According to The Washington Post, “The changes in the corporate world have taken place against the backdrop of a larger cultural war: A growing segment of the population calling itself ‘child free,’or childless by choice, has taken on child-doting parents. The child-free forces argue that society needs to stop handing out perks to people simply because they’re parents…The child-free’s list of resentments is long: tax benefits for parents, health insurance coverage for infertility treatments, family-discount packages at resorts, co-workers who skip out of the office early to catch soccer games, even those signs reserving prime parking spots for expectant mothers or parents with young children.”37
These people are seeking a “child-neutral” society. In Fairfax County this attitude plays out in varied ways. One way is that it is now considered rude to take young children to many of the restaurants in the area, and another way is that “parents with young children” are no longer called on at airport gates to board the plane first. If you’re old, handicapped or a pregnant woman and want a seat on a bus or a metro train you can forget it. It’s every man, pregnant woman and baby for themselves. Such coarsening of attitudes towards children, no doubt, will make for even coarser and more selfish people in the future.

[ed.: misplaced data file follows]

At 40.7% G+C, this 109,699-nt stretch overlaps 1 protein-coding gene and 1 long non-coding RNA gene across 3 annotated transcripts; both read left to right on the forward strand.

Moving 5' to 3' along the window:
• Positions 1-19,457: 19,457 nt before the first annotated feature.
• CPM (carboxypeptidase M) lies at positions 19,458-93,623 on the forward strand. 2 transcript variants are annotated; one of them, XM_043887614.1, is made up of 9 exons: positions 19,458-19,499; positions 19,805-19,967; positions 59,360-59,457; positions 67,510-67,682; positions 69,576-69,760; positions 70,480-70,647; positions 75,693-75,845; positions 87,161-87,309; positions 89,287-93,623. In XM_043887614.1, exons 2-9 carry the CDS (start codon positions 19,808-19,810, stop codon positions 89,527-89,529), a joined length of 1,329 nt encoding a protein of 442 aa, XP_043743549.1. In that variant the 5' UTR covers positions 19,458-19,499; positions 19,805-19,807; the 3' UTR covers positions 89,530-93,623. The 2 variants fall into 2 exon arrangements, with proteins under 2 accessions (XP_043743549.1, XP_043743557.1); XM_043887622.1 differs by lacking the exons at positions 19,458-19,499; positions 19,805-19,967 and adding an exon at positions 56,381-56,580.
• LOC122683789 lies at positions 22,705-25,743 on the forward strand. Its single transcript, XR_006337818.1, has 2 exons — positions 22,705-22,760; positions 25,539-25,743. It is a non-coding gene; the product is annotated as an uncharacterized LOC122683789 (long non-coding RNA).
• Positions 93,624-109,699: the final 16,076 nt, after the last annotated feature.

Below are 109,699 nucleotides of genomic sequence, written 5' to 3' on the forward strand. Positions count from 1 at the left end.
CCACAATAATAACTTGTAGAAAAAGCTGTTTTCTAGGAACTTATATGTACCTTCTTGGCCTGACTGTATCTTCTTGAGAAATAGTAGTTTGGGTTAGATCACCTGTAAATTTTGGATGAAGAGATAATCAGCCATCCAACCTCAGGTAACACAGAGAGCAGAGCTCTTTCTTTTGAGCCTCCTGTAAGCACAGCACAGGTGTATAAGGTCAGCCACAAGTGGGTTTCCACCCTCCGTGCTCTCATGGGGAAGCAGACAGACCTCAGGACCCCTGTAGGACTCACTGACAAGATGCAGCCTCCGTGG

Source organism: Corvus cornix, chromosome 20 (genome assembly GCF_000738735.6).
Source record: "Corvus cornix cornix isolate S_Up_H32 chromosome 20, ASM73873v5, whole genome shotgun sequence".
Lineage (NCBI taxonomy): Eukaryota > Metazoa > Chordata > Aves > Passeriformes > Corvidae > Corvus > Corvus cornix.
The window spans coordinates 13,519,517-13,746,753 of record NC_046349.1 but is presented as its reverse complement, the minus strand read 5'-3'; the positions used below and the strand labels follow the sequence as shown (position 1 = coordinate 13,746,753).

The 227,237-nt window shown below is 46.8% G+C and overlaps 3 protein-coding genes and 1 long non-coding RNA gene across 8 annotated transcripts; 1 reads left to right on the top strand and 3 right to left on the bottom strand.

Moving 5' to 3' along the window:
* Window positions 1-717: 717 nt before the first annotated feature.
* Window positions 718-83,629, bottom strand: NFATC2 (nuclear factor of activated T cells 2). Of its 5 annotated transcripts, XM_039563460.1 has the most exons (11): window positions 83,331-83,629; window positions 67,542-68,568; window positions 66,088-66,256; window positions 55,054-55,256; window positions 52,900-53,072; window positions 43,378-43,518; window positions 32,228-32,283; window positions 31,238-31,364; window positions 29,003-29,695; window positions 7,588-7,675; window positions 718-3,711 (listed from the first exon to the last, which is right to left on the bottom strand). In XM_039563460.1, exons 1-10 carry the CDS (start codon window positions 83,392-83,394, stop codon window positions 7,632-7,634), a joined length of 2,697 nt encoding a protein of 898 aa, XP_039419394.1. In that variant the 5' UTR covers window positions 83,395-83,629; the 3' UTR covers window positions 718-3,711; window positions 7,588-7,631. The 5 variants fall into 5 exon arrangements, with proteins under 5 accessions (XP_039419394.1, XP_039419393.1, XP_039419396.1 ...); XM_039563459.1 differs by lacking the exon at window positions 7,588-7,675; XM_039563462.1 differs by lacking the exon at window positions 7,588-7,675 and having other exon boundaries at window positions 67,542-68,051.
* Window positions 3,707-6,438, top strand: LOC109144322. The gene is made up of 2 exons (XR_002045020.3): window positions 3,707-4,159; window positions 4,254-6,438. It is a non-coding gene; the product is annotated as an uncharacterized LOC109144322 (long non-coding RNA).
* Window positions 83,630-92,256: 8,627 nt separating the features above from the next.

If parenting is seen as little more than an economic choice among many offered up by go-go capitalism then it becomes harder for parents to regard their children as their first and most important responsibility. As men and women find that greater benefits derive from holding a job, family life will diminish in relative importance to the world of work, and not surprisingly people will invest less in their families than in their individual lives and careers.